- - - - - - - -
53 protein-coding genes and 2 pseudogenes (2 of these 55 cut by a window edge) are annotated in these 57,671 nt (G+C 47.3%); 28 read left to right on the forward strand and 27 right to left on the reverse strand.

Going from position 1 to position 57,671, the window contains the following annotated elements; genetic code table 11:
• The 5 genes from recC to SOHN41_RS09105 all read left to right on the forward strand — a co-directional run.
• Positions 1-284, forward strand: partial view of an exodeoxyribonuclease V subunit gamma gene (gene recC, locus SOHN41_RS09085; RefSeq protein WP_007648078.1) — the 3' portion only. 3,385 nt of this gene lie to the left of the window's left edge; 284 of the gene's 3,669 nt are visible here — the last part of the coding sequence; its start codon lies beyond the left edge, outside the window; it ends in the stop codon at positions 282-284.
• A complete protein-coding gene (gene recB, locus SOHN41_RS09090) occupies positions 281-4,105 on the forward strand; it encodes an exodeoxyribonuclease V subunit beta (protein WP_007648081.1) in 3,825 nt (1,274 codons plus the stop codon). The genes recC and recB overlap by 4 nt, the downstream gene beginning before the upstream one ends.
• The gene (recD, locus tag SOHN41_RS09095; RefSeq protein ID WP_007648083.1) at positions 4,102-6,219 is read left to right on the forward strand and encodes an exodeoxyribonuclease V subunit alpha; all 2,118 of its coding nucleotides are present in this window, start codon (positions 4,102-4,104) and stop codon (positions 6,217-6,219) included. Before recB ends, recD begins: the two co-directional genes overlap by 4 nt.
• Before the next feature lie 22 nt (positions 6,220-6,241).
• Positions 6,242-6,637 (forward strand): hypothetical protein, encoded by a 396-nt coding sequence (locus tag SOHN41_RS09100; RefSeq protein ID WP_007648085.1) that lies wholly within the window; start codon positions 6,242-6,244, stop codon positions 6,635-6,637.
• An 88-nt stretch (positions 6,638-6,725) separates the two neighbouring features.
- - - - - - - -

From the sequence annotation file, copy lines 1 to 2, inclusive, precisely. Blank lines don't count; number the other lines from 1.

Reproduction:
53 protein-coding genes and 2 pseudogenes (2 of these 55 cut by a window edge) are annotated in these 57,671 nt (G+C 47.3%); 28 read left to right on the forward strand and 27 right to left on the reverse strand.

Going from position 1 to position 57,671, the window contains the following annotated elements; genetic code table 11: